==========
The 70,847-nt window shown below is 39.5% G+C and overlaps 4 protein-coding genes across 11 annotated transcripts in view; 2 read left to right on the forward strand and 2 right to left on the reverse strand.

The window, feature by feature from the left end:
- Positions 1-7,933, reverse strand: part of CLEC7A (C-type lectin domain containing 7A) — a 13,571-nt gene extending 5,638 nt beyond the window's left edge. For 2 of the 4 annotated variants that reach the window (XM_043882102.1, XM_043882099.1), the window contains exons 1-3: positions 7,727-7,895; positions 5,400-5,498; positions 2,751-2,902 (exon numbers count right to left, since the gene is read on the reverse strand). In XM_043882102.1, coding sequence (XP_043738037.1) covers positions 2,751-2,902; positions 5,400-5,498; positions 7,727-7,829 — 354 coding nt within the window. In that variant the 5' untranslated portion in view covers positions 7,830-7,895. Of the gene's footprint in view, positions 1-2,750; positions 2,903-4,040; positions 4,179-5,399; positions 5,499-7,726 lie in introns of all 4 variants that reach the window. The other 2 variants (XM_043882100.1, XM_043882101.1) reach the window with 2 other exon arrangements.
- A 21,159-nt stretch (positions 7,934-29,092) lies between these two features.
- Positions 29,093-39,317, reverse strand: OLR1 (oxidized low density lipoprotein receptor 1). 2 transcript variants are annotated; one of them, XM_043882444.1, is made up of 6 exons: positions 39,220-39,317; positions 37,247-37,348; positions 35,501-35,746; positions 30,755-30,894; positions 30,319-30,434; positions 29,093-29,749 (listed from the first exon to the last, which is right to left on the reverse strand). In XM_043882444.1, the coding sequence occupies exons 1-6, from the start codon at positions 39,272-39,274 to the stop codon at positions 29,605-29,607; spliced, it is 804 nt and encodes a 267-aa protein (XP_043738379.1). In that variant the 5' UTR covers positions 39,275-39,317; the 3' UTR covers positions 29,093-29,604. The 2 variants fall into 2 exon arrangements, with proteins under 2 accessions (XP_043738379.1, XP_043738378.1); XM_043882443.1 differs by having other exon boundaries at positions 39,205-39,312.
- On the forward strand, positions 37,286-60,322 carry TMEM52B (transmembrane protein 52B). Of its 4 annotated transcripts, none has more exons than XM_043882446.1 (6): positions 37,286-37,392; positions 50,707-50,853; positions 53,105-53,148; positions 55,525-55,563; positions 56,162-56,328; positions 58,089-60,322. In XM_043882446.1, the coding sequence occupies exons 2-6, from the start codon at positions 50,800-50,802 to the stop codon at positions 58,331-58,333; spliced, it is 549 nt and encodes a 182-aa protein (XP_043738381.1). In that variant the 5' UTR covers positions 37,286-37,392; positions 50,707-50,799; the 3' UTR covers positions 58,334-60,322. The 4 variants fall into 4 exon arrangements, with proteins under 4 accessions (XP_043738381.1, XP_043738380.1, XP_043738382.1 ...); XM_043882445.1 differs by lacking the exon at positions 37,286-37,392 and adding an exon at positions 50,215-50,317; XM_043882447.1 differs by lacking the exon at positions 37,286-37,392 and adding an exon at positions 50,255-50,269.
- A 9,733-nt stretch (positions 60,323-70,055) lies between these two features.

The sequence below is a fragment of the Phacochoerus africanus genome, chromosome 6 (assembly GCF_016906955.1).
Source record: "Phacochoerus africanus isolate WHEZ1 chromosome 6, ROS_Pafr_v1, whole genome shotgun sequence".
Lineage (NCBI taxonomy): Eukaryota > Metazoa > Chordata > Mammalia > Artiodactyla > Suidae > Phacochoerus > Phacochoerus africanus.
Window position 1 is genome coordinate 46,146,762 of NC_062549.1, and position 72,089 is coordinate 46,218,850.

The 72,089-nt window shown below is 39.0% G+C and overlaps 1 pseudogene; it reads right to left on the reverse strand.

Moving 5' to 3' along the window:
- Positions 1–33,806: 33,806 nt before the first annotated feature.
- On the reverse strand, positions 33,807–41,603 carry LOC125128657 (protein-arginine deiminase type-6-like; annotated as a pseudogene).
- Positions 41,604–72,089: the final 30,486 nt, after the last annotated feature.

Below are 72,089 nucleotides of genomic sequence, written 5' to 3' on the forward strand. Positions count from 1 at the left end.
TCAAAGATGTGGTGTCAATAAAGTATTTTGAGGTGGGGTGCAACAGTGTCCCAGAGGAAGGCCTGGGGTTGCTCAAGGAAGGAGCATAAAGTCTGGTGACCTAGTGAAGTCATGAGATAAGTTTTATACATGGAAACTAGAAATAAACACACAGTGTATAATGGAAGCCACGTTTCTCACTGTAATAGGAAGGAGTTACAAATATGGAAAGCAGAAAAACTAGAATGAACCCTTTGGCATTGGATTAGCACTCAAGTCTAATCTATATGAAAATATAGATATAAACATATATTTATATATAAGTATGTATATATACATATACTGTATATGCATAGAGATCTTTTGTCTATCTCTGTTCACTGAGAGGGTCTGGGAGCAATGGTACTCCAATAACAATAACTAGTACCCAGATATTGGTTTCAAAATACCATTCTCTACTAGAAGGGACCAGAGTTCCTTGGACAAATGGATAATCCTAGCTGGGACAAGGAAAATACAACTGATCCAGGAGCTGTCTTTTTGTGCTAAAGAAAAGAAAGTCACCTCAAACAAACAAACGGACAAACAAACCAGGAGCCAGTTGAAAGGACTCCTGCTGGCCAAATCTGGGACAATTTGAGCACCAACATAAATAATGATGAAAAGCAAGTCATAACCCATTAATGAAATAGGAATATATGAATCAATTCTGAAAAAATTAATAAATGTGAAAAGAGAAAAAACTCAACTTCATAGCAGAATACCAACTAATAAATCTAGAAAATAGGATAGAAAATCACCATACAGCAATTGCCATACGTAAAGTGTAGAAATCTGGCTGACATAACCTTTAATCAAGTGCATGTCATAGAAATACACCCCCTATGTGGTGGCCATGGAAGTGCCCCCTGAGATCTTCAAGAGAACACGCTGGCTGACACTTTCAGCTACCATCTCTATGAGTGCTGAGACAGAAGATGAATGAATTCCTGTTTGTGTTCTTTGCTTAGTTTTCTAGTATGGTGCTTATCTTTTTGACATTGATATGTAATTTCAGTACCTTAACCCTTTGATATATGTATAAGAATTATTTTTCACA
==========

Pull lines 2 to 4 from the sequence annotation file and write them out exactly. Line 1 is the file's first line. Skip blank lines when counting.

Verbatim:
The window, feature by feature from the left end:
- Positions 1-7,933, reverse strand: part of CLEC7A (C-type lectin domain containing 7A) — a 13,571-nt gene extending 5,638 nt beyond the window's left edge. For 2 of the 4 annotated variants that reach the window (XM_043882102.1, XM_043882099.1), the window contains exons 1-3: positions 7,727-7,895; positions 5,400-5,498; positions 2,751-2,902 (exon numbers count right to left, since the gene is read on the reverse strand). In XM_043882102.1, coding sequence (XP_043738037.1) covers positions 2,751-2,902; positions 5,400-5,498; positions 7,727-7,829 — 354 coding nt within the window. In that variant the 5' untranslated portion in view covers positions 7,830-7,895. Of the gene's footprint in view, positions 1-2,750; positions 2,903-4,040; positions 4,179-5,399; positions 5,499-7,726 lie in introns of all 4 variants that reach the window. The other 2 variants (XM_043882100.1, XM_043882101.1) reach the window with 2 other exon arrangements.
- A 21,159-nt stretch (positions 7,934-29,092) lies between these two features.